Tuesday, October 11, 2011

Slitaz Linux

Lately I've been looking for a distribution of Linux for the sole purpose of running Squeak / Pharo. Essentially it would be a single-application installation of Linux; only the Squeak VM would be running and nothing else is really needed.

Slitaz Linux is a Linux distro which is in total 30MB, which includes the LXDE desktop environment (my favourite) and a credible number of applications. I find that downright impressive. It runs entirely in RAM meaning that it is *very* responsive.

My Laptop is a Dell C640 from the 18th century; I replaced the hard disk with a CompactFlash card and installed Slitaz on it. I customized Slitaz by removing applications I wouldn't use, added Xorg for my hardware and generated a 20MB image. I also installed a "big" version of Slitaz as well which mounts the CF card for the root filesystem so I can run gcc etc.

Now I have a Squeak development machine with a 30 second boot time and insane reactivity.

There were issues. I needed to rebuild the Squeak VM without OpenGL support (because Slitaz doesn't include those libraries, and Squeak won't start without them). For future reference, I needed to install (from memory) gcc, binutils, linux-headers, cmake and xorg-dev. I also needed to modify the VM source to properly include dirent.h somewhere.

Sunday, August 28, 2011

Class format

I want to add more instance variables to Class. How difficult is this? Pretty. I suspect that for vanilla Squeak or Pharo, you'd need to carefully remake every single Metaclass instance and Class instance. For me, my Packages architecture means I only need to recompile my own private Metaclasses and all its instances which can be done safely.

Before I started though, I wanted to see what happened if I did something wrong: what happens if I add the extra variables to Class, but instances and subclasses of Class (i.e. every single class and class class) were not updated?

Classes in the Squeak VM have three variables very important variables which are referenced directly by the VM: superclass, format and methodDictionary. The format describes the nature of instances: are they normal/variable/words/bytes/weak, and how many instance variables does each instance have. "format" is a bit-field, so you need to wrangle bits to modify it.

What I'm going to test is what the VM does if I'm not careful and forget to update an instance of Class somewhere to be big enough to store my extra instance variables:
  1. Make a class, e.g. "TestVMCrash", with three instance variables, and a method, e.g. >>third, which sets the third instance variable.
  2. Get the format of that class: "TestVMCrash format", which returns 136 for me (which means "normal class, 3 instvars").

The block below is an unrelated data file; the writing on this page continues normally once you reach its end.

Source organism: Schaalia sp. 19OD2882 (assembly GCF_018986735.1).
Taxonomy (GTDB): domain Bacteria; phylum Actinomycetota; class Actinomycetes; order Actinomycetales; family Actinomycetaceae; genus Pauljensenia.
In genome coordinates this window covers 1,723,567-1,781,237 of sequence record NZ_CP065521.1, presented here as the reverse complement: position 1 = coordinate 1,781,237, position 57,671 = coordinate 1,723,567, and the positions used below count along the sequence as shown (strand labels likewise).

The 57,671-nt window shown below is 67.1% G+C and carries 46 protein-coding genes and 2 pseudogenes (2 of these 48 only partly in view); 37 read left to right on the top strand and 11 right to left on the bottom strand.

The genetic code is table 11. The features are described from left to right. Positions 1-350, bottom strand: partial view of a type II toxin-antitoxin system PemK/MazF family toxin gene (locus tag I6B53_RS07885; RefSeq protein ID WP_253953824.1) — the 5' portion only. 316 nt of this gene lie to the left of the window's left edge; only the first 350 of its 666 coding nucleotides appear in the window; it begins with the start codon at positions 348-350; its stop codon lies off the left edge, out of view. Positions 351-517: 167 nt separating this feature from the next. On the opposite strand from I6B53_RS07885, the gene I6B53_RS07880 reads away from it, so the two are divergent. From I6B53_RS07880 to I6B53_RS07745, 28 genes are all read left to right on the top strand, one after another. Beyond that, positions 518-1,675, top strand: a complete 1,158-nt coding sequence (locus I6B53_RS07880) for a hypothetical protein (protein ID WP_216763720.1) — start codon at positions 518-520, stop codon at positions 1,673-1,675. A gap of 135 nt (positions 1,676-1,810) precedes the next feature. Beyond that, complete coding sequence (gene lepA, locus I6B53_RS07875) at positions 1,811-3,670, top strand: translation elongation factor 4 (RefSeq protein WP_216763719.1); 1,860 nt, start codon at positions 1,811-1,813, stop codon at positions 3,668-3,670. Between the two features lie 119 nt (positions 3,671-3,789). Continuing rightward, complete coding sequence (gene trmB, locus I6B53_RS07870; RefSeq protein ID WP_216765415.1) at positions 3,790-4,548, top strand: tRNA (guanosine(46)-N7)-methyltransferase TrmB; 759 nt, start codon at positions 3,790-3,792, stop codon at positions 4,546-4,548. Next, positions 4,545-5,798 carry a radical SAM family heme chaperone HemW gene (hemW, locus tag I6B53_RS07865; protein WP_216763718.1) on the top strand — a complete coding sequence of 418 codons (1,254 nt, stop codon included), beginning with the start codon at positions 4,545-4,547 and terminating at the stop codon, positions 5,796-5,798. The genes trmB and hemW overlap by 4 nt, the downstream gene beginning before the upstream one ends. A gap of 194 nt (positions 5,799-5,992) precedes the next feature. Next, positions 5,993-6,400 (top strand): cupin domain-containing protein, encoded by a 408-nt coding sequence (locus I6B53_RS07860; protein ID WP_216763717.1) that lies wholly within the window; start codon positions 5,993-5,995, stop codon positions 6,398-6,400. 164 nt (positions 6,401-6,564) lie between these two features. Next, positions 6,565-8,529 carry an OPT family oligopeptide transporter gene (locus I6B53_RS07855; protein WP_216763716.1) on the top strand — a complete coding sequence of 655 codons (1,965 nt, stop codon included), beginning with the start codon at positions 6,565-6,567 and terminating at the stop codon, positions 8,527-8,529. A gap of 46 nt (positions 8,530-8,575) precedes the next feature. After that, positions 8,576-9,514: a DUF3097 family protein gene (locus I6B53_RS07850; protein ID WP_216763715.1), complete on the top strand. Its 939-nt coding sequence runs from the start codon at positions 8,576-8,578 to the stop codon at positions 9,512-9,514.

3. Reduce the number of instance variables in TestVMCrash to 2.
  4. Make an instance and try to set the third, now non-existent, instance variable.
So after making the class, I reduce the number of instance variables:

ClassBuilder new computeFormat: #normal instSize: 2 forSuper: Object ccIndex: 0
" returns 134 "
TestVMCrash setFormat: 134. "The class now has only two instvars"


o := TestVMCrash new.
" o will have 2 instance varables, but here we try to set an non-existant third: "
o third.

This causes the VM to behave badly. The first time I tried, it crashed with a SEGFAULT. The second time, it froze. The VM barged ahead and corrupted the image, so there are no checks on invalid instance variable accesses.

In conclusion, I need to be very careful when adding instance variables to Class, and back up my image often.

Sunday, May 15, 2011

Now, where was I?

A year has passed since I last worked on SecureSqueak. Babies do that to you. So now, I ask myself: what was I doing!?

It appears I was trying to set up a completely independent class hierarchy / object graph with no dependencies on Squeak's classes. In other words, my own Class, Metaclass, Object and so forth, all in a Namespaced environment rather than in the SystemDictionary (known colloquially as the "Smalltalk" global object).

This is trickier than it seems. All of the above need to live "in" a Package object. As an object, it is therefore an instance of the Package class, which has Class, Object and so forth as superclasses. So these (Class, Object, etc) all need to be made first... but then these classes in turn need to be in a Package (called "Kernel"). Thus, we have a chicken-and-egg problem. We need an instance of Package, which is an instance of a class inside itself (and further, compiled by a compiler which is in another instance of Package).

My solution is to file out the core packages using my current tools: Kernel, SourceCode, Compiler, Namespaces, NamespaceTools, etc. Then I do this:
  1. File in (but do not compile) the Kernel package, using the existing compiler and a custom filing code.
  2. Make the new Metaclass singularity by hand.
  3. Compile the Kernel package using whatever compiler is available, using the new Metaclasses.
  4. File in and compile all other dependencies using the resulting Kernel. These will all be discarded once the second kernel is built.
  5. File in the Kernel source code again into a separate PackageSource, this time using the new Kernel (above) for the Object, Class etc classes.
  6. Now, do a whole lot of "special case" handling on the new second Kernel, using and sacrificing bits from the first, to make the new Kernel completely self-contained. This is quite a complex step so I'll spare the details.
Thus is born a set of objects with no links whatsoever to any Class in the SystemDictionary.